Just 30 miles east of Little Rock, it could easily have been 30,000. The town maintains its sleepy feel today, with railroad tracks down the main street and prisoners casually toting files around the city courts. Even as other hamlets near the state capital have been drawn into Little Rock's orbit, and have become ringed with new housing and fast-food restaurants, Lonoke's landscape remains dominated by a network of rice farms.
The sisters were raised in a family that survived on handmade clothes, nightly Bible lessons and church three times a week. The focus, Charlotte says, was on self-sufficiency and supporting one another.
When the Corbin sisters talk about their youth, they describe a world of strict limits, but also one of a strong family. Scripture controlled how they were to act and dress, and the vision of their future only went as far as the fence around a two-acre yard. At the time, it seemed all that was necessary.
"We were raised in a good Christian home," says Lydia Cathey, 29, the middle child, who was reluctant to talk extensively about the family. "We were very happy."
"We were pretty sheltered because of my parents' beliefs. We didn't get to do a lot of things," says Charlotte Brown, who described how, often confined to the yard, she used to slip the board game Life beneath the fence so she and a neighbor could play.
No jewelry. No television. No stylish haircuts.
Schooling, clothes and money were catch as catch can. Their favorite toys were the old boxes her father brought home full of discarded fabric from his job at the local sewing factory material her mother fashioned into long dresses, never pants.
Delmer Corbin didn't work outside the home, and according to the family, Bobby was eventually discarded from the mill just like the scraps he brought home. He first worked hauling heavy trash for the plant, then graduated to an inside job running one of the pattern-cutting machines. When that job was eliminated years later, it was back to heavy lifting, and his body couldn't take it.
He was put on sick leave, then fired after more than 14 years with the company. He worked briefly driving around senior citizens for the local commission on aging. He died at age 60, just after he finished singing for a seniors group in Beebe.
His children remember him not as a man worn down by years in a factory, but as one who delighted in performing gospel music and who was willing to preach when needed. They belonged to the Bible Missionary Church, but Charlotte Brown said her father would freelance for any congregation, as well as warm up the revival crowds with his accordion or piano.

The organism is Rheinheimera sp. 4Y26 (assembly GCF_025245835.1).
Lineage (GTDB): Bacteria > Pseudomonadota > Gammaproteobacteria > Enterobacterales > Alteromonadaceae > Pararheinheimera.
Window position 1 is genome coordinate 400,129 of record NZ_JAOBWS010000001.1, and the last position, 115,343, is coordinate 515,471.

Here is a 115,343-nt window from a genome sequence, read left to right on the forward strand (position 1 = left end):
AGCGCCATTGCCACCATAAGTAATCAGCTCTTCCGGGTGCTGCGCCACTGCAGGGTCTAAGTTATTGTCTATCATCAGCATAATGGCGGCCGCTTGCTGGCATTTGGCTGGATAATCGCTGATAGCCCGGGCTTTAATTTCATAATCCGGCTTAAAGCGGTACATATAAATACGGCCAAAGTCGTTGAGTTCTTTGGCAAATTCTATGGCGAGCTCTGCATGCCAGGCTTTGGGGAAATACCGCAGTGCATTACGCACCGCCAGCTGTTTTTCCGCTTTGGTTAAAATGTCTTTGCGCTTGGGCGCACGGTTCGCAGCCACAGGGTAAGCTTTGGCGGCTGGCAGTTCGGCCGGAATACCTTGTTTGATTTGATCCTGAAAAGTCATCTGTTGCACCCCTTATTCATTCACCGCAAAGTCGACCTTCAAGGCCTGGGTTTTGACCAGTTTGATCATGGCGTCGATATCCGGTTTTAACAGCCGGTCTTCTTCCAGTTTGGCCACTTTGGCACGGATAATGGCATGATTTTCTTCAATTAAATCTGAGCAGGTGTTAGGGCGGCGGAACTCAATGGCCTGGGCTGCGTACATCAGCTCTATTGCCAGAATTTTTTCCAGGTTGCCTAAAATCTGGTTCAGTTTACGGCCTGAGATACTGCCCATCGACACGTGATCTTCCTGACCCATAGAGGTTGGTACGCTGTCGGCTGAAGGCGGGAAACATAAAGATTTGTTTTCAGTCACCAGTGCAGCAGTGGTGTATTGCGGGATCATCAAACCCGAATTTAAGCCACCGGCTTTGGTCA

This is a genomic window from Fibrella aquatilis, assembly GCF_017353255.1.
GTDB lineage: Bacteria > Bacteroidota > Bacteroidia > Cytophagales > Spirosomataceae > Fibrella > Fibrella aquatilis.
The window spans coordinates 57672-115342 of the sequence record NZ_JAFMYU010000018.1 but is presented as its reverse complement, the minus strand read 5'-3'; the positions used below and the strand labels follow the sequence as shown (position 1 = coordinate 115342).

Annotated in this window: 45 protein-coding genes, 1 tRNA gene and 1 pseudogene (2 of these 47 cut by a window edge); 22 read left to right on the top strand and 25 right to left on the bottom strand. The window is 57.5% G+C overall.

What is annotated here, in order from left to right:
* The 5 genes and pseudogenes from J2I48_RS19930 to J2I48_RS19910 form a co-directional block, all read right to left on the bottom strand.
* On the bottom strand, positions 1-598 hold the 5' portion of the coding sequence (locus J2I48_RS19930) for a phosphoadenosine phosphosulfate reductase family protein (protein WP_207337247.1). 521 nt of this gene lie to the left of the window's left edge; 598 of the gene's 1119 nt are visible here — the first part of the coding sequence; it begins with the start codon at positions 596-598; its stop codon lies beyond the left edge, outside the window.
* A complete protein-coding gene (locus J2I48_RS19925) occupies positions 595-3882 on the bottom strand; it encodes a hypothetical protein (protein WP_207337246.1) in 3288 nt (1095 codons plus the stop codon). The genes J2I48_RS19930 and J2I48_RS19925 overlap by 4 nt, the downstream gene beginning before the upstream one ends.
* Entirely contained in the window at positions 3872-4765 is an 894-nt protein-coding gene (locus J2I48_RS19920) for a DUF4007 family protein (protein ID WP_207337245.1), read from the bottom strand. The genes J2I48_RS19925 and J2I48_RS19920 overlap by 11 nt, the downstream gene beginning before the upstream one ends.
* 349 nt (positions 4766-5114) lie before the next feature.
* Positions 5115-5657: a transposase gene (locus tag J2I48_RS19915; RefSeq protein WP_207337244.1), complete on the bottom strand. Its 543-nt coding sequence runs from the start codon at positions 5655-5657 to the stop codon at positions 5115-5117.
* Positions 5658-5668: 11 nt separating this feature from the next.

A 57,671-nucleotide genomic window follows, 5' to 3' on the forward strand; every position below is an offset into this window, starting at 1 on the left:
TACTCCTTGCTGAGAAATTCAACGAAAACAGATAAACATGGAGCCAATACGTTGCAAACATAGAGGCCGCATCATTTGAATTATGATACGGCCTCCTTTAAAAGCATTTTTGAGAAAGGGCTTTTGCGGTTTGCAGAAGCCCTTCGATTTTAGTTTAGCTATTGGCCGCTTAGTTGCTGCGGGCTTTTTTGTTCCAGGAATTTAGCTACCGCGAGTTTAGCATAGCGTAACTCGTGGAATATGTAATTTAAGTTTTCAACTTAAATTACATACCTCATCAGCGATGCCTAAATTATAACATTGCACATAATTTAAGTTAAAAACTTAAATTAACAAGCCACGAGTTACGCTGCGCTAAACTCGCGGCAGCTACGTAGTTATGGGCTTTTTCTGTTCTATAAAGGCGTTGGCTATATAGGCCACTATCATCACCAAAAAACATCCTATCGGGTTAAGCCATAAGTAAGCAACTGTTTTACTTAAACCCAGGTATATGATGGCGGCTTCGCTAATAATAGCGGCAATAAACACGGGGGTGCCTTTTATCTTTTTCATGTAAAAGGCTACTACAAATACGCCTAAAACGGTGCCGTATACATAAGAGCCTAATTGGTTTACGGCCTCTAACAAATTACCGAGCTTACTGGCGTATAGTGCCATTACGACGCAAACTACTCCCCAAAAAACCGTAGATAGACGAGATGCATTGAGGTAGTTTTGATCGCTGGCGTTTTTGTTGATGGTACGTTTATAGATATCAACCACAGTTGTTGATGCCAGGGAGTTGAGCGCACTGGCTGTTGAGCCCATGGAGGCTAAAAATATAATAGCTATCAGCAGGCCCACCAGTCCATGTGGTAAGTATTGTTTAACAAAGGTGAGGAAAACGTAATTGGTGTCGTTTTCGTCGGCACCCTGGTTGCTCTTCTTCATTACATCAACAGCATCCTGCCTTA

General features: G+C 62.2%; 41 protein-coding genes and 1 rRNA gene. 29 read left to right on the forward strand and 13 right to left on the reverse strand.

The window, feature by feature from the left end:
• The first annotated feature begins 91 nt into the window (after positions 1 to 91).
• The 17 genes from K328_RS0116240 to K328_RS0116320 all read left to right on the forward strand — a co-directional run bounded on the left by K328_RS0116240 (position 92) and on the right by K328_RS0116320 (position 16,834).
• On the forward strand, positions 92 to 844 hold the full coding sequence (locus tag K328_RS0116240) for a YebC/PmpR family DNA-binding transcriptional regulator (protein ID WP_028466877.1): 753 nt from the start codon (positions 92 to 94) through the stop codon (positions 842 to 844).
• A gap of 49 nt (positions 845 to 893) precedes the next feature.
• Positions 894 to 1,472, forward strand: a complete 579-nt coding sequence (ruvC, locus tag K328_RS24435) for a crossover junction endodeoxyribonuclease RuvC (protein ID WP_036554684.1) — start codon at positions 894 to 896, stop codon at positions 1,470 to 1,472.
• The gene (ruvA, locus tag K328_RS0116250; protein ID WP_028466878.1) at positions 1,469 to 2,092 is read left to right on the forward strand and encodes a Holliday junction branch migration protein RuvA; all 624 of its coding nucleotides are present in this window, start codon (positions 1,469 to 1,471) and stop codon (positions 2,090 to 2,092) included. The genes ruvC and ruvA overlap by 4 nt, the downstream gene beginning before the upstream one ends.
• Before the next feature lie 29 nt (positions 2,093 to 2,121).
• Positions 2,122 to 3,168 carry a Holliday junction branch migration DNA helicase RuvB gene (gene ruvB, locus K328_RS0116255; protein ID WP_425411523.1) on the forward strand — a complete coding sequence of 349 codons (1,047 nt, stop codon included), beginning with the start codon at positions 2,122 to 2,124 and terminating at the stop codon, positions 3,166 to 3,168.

In his later years Bobby relaxed some of the family discipline. Though his wife still disapproved of "worldly" endeavors, Charlotte said their father agreed to sneak them off to the rodeo, a summer highlight in Lonoke. They left the house in dresses, but Bobby let them change into jeans once they were out of Delmer's sight.
"That kind of broke the ice, and Daddy stopped being so strict," says Charlotte.
Meanwhile, the girls had come of age with limited education. Charlotte was removed from school in the eighth grade because of "problems" in an area still adjusting to integration. She said her mother schooled her at home.
Lydia dropped out on her own. She eventually trained as an electrician and now runs an electric repair company with her husband. Paula, determined to get a diploma, didn't have enough credits to graduate from Lonoke High School. So she transferred to nearby Carlisle, which required fewer, says Charlotte Brown.
From there, she worked in a series of clerical jobs before landing at the Arkansas Industrial Development Commission as a $12,000-a-year clerk. A few months later she was asked to help out at an annual quality management conference the agency was sponsoring at Little Rock's Excelsior Hotel. It was there, she claims, she met the governor of Arkansas for the first time.
The First Meeting
Clinton spoke at the conference and later mingled with the press and participants. That afternoon, Jones says she was approached by State Trooper Danny Ferguson, told the governor wanted to see her and given a piece of paper with a room number written on it.
She discussed the request with a co-worker, Pamela Blackard, a childhood friend from Lonoke who corroborates Jones's story of Ferguson approaching her. Jones decided to go to the room, where, she says, she rebuffed Clinton's advance. Later that day, she confided the basics of her story to Blackard, another friend and both her sisters all of whom believe that an encounter occurred.
She said nothing more about it for more than two years until the American Spectator in December published an extensive story detailing charges by Arkansas state troopers who said they helped Clinton arrange and conceal sexual liaisons. In the Spectator's version, a trooper was quoted as saying that when "Paula" left the room, she said she would be available for Clinton any time.